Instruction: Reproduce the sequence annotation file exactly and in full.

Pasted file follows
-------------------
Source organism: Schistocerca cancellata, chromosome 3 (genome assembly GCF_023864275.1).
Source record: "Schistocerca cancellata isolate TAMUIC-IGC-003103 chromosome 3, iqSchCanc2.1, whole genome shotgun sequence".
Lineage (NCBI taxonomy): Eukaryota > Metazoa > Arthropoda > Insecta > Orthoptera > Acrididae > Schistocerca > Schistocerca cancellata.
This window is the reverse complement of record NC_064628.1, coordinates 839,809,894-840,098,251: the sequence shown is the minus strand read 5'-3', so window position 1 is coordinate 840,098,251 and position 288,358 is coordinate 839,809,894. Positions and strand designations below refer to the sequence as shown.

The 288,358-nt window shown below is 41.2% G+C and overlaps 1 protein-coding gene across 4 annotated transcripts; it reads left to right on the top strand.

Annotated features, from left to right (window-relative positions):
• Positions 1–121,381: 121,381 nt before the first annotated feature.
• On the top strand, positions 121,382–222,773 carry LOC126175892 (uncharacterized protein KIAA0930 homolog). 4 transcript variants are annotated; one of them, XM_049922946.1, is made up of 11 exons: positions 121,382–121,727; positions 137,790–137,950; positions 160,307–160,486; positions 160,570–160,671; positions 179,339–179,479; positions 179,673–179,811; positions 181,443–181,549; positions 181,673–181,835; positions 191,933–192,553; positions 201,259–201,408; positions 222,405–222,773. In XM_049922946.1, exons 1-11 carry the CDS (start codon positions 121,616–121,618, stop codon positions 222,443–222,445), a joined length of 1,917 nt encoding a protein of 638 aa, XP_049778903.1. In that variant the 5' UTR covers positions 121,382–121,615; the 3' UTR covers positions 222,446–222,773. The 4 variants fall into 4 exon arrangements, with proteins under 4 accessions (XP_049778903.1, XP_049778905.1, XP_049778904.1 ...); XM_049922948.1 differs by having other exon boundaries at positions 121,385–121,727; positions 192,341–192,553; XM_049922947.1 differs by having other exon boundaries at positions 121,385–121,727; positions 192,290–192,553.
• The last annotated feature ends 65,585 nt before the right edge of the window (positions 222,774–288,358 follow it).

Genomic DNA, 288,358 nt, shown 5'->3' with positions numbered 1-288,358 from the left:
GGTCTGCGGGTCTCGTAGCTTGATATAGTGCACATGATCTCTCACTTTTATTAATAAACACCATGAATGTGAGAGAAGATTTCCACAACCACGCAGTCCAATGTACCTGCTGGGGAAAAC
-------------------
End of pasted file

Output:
Source organism: Schistocerca cancellata, chromosome 3 (genome assembly GCF_023864275.1).
Source record: "Schistocerca cancellata isolate TAMUIC-IGC-003103 chromosome 3, iqSchCanc2.1, whole genome shotgun sequence".
Lineage (NCBI taxonomy): Eukaryota > Metazoa > Arthropoda > Insecta > Orthoptera > Acrididae > Schistocerca > Schistocerca cancellata.
This window is the reverse complement of record NC_064628.1, coordinates 839,809,894-840,098,251: the sequence shown is the minus strand read 5'-3', so window position 1 is coordinate 840,098,251 and position 288,358 is coordinate 839,809,894. Positions and strand designations below refer to the sequence as shown.

The 288,358-nt window shown below is 41.2% G+C and overlaps 1 protein-coding gene across 4 annotated transcripts; it reads left to right on the top strand.

Annotated features, from left to right (window-relative positions):
• Positions 1–121,381: 121,381 nt before the first annotated feature.
• On the top strand, positions 121,382–222,773 carry LOC126175892 (uncharacterized protein KIAA0930 homolog). 4 transcript variants are annotated; one of them, XM_049922946.1, is made up of 11 exons: positions 121,382–121,727; positions 137,790–137,950; positions 160,307–160,486; positions 160,570–160,671; positions 179,339–179,479; positions 179,673–179,811; positions 181,443–181,549; positions 181,673–181,835; positions 191,933–192,553; positions 201,259–201,408; positions 222,405–222,773. In XM_049922946.1, exons 1-11 carry the CDS (start codon positions 121,616–121,618, stop codon positions 222,443–222,445), a joined length of 1,917 nt encoding a protein of 638 aa, XP_049778903.1. In that variant the 5' UTR covers positions 121,382–121,615; the 3' UTR covers positions 222,446–222,773. The 4 variants fall into 4 exon arrangements, with proteins under 4 accessions (XP_049778903.1, XP_049778905.1, XP_049778904.1 ...); XM_049922948.1 differs by having other exon boundaries at positions 121,385–121,727; positions 192,341–192,553; XM_049922947.1 differs by having other exon boundaries at positions 121,385–121,727; positions 192,290–192,553.
• The last annotated feature ends 65,585 nt before the right edge of the window (positions 222,774–288,358 follow it).

Genomic DNA, 288,358 nt, shown 5'->3' with positions numbered 1-288,358 from the left:
GGTCTGCGGGTCTCGTAGCTTGATATAGTGCACATGATCTCTCACTTTTATTAATAAACACCATGAATGTGAGAGAAGATTTCCACAACCACGCAGTCCAATGTACCTGCTGGGGAAAAC